Undergraduate Journal of Global Citizenship
France has successfully integrated thousands of immigrants, such as the Italians and Polish, into its population for hundreds of years. Recently, however, the tension within French society between the native French and its North African immigrants has come to the attention of not only France, but of the world. What, if any, are the barriers to North African integration into French society? Has the traditional French model of assimilation failed? Using newspaper articles, scholarly journals, and case studies, this paper aims to analyze specific events in recent French history as well as barriers of assimilation in order to determine whether there is proof of dual identities, which in turn will indicate if assimilation has failed or succeeded. Since the first tensions between host population and immigrants occurred in the 1970s, the integration policy from that time period will be examined, and its effects into the present day. Three main causes will be examined in the context of France’s integration policy. The influence of Islam, the impact of France’s colonial empire in the Maghreb, and racism all play a part in the barrier to North Africans’ integration into French society. As a result of these factors, a dual identity among immigrants may have developed, fluctuating between an ethnic and French identity. This paper has found that there is evidence of dual identities, and therefore, a partial failure of assimilation.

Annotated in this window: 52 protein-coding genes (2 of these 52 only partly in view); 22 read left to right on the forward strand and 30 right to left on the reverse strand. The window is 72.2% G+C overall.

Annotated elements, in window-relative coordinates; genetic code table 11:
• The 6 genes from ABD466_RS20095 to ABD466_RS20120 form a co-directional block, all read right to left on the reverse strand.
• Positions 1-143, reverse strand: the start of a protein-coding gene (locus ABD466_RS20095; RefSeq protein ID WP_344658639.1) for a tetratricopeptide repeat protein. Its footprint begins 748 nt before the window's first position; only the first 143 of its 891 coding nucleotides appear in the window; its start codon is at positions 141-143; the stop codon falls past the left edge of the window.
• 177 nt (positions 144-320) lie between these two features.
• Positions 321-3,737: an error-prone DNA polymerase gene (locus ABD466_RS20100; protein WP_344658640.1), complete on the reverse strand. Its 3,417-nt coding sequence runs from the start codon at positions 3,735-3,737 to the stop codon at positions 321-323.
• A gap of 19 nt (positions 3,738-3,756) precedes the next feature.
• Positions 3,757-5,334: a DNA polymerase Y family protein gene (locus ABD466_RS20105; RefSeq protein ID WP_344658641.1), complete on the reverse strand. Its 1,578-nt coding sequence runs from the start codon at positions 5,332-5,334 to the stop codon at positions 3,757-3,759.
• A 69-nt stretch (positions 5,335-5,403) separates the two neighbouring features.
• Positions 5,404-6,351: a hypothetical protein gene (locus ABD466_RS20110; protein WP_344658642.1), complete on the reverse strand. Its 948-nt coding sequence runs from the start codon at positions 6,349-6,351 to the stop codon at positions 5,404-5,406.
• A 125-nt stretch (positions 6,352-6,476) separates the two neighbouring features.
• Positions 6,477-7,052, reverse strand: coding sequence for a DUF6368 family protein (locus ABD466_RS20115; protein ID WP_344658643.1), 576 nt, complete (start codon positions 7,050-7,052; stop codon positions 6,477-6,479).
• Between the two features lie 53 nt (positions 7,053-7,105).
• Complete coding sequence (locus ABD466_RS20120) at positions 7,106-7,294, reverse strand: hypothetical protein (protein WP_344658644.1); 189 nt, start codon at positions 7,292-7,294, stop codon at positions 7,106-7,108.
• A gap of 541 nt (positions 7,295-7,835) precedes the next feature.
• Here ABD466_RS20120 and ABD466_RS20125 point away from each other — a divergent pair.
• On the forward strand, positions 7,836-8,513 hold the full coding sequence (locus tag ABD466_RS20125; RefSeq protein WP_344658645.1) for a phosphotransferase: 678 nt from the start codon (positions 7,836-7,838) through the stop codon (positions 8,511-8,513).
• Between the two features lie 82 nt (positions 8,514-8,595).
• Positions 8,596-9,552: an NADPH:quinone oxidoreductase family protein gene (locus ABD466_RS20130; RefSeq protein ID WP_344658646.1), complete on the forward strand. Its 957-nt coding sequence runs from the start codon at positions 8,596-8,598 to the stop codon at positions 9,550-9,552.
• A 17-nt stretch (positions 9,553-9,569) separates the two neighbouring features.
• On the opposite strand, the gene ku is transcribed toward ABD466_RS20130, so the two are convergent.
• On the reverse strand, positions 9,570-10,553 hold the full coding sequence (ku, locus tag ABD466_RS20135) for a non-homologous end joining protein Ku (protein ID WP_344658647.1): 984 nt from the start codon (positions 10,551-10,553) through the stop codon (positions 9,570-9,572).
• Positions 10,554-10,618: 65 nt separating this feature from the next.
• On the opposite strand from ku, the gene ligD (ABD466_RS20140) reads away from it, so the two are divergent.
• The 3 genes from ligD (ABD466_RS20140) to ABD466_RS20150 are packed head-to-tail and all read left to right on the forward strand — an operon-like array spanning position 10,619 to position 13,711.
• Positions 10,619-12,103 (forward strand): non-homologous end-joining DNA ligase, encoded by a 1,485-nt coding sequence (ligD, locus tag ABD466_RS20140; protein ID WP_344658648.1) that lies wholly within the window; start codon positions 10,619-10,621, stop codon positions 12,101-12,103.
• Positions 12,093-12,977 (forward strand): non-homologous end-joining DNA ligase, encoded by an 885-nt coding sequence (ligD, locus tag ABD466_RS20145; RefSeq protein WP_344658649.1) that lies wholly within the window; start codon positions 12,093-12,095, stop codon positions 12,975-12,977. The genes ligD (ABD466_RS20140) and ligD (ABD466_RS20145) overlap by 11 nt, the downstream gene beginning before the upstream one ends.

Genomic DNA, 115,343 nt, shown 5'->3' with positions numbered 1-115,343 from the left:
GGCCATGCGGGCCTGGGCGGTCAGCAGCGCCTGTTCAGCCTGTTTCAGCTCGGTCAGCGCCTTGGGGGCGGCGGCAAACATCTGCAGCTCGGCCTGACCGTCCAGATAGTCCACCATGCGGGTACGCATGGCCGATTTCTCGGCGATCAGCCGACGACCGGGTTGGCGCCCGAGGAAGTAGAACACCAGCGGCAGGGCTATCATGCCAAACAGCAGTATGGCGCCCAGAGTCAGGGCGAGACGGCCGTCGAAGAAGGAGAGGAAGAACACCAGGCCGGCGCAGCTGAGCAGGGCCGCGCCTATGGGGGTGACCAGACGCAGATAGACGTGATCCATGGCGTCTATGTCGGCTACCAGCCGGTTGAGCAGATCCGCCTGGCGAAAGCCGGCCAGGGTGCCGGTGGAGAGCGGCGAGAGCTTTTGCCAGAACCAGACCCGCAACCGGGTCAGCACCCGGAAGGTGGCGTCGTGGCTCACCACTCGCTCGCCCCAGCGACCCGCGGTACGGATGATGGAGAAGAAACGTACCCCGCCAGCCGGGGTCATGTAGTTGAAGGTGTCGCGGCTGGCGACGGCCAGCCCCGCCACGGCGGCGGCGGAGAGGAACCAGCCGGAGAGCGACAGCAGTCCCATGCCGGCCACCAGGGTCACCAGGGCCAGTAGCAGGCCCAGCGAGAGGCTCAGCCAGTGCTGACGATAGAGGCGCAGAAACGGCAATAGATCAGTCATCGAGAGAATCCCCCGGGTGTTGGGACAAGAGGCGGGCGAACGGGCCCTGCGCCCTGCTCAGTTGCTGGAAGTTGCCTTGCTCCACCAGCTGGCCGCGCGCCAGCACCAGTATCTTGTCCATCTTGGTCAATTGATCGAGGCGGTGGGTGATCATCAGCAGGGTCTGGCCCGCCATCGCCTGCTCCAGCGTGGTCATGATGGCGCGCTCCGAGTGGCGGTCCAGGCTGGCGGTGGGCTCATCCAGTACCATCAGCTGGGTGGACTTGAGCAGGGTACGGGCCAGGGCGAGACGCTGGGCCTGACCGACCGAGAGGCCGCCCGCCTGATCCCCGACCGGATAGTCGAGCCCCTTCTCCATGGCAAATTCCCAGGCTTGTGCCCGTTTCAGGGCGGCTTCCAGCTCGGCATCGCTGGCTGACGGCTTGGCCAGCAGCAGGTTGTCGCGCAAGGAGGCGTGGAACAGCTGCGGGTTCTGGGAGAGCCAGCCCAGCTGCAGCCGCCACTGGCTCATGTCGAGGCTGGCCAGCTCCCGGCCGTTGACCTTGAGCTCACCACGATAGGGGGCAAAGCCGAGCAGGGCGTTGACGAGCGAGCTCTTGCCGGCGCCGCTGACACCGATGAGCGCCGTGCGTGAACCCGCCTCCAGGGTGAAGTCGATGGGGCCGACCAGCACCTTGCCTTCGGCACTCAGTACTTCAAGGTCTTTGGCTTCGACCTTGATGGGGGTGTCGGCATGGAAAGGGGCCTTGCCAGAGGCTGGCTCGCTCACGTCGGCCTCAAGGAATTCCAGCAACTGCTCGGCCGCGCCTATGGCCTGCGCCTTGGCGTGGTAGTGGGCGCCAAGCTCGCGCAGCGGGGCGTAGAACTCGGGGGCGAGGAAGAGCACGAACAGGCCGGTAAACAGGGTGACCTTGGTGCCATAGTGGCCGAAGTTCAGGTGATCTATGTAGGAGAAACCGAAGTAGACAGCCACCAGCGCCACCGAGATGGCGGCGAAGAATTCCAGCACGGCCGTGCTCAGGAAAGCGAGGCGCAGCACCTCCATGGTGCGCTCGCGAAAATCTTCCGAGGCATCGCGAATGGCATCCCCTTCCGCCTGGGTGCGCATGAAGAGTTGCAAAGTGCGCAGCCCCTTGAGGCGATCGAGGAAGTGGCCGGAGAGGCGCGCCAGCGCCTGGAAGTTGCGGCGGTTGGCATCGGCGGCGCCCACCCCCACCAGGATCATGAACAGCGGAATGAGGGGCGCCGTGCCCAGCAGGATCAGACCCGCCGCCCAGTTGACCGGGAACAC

"Dual Identity in the Context of North African Assimilation in France,"
Undergraduate Journal of Global Citizenship: Vol. 1:
2, Article 5.
Available at: https://digitalcommons.fairfield.edu/jogc/vol1/iss2/5